How Side Hustles Can Save Your Soul
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How Side Hustles Can Save Your Soul

Roland Parker

Art director at Movement Strategy who thinks that you don’t have to choose between being a Nickelodeon or Cartoon Network kid.
Nov 18, 2019

From the age of approximately zero, I loved to draw. It was an activity that would create a smooth series of stepping stones in my life to the present. Staying persistent with this hobby would make studying graphic design for my undergraduate experience, jumping into the freelance design/illustration world at a marketing agency in NYC, and later a career in advertising art direction, all practical moves. For this reason, I never want to lose touch with my favorite pastime turned vocation, and hope to encourage others to harness the passions that got them in the game—even if it isn’t what keeps the lights on—into what some people call a “side hustle.” For this article’s purposes, that will be defined as any extra-career activity that requires a bit of an investment. Below are a few of the reasons why I believe that staying involved in a diversity of hustles can be a necessary boost for many levels of a fulfilled life.

They keep your skills sharp

The cliche that practice makes perfect is one that I will shamelessly use here. It just makes sense that by thinking critically with different parts of your brain you will become more adept at solving problems that are broader than the expected ones clearly laid out in your professional path. Similarly, it’s a great way to stay learning in the world around you. To the above point, it never hurts to add to your perspective. Spending time with an activity that doesn’t resemble your normal workday can prove to be an intel-gathering operation of sorts for people working in creative industries. If your side passion involves collaborating with others, this is all the more beneficial to yourself, and your professional partners, as you are coming to the table a more experienced individual. Side hustles will encourage one to stay privy to news and trends in a separate arena, in the way they would to become a job candidate with relevant know-how.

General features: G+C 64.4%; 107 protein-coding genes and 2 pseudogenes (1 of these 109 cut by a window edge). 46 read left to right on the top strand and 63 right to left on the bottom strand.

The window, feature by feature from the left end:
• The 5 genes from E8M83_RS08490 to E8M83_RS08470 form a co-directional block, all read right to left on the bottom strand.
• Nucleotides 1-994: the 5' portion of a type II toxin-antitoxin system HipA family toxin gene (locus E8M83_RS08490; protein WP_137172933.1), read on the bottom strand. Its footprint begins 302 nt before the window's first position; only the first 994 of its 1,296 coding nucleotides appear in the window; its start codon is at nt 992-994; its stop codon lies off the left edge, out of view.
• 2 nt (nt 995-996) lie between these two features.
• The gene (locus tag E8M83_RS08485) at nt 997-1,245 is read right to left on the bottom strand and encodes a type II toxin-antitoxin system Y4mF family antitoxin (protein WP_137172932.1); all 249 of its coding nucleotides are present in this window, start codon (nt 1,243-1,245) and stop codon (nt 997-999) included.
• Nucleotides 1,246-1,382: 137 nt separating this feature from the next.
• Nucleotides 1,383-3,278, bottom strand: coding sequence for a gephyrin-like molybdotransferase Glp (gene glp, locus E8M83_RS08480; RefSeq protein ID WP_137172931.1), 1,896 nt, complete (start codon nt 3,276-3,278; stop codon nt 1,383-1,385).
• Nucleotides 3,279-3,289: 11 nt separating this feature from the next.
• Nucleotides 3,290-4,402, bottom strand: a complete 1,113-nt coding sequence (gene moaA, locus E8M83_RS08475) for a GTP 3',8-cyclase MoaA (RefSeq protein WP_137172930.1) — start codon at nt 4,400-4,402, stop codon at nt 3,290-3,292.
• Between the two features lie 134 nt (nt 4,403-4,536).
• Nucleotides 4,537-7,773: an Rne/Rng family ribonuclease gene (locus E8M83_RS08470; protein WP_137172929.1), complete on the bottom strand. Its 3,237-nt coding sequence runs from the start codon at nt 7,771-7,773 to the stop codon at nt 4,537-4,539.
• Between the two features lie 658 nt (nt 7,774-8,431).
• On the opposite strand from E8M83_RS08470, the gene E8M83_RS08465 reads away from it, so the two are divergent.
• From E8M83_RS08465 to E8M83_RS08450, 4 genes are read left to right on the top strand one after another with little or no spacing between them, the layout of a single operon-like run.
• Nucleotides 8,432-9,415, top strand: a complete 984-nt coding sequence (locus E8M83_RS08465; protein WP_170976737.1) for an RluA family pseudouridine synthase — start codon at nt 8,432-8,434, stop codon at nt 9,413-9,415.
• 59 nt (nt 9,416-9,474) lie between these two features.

There are evident benefits to mental health

Probably the most important of these would be the benefits to mental health. As much as we may love our jobs, everyone needs a breather. In the design practice we are often encouraged to leave designs alone for at least a few minutes and revisit them in a different frame of mind to fill in the gaps and creative blocks. The same philosophy applies here. Many people in the Millennial generation and younger feel pressure to commit to a career path as early as possible. This pressure can result in detrimental effects to productivity and overall happiness. By diversifying talents and passions, there are more chances to boost a sense of purpose, confidence in a given pursuit, and wholeness.

You never know when they might be useful

And now a fun anecdote! Before becoming a full-time art director here at Movement, I freelanced for a stretch. I guess you could say that was a time when everything I did was a “side hustle.”  One day while tooling away at something in Photoshop, I heard a group discussion happening to my left, something about needing an animator. That got my ears up. My nosy ass then walked over and inquired, “Whatever might they need an animator for? I’ve been doing a bit of that myself!” So I shared my most recent side project, a very absurd cartoon called The Rat: Chapter I, which luckily got a nice reaction out of Jordan and the gang! Before this exchange, I don’t think it was known that I loved working with motion as well as the designed still image. Long story short: I work here now and it’s great! An environment full of people that get it. To have it going on, sometimes you need to also get your own things going on.

I can understand that for many who also lead busy lives, the idea of putting time and energy into a wholly separate project could appear daunting and exhausting, and it sure can be! An unsaid part of this is that it also can help to learn one’s personal limits as well. This article is only meant to make the case for what it can potentially add. It’s a nice experiment in expanding what you think you’re capable of, and hopefully adding to your continued learning and fulfillment in the process.

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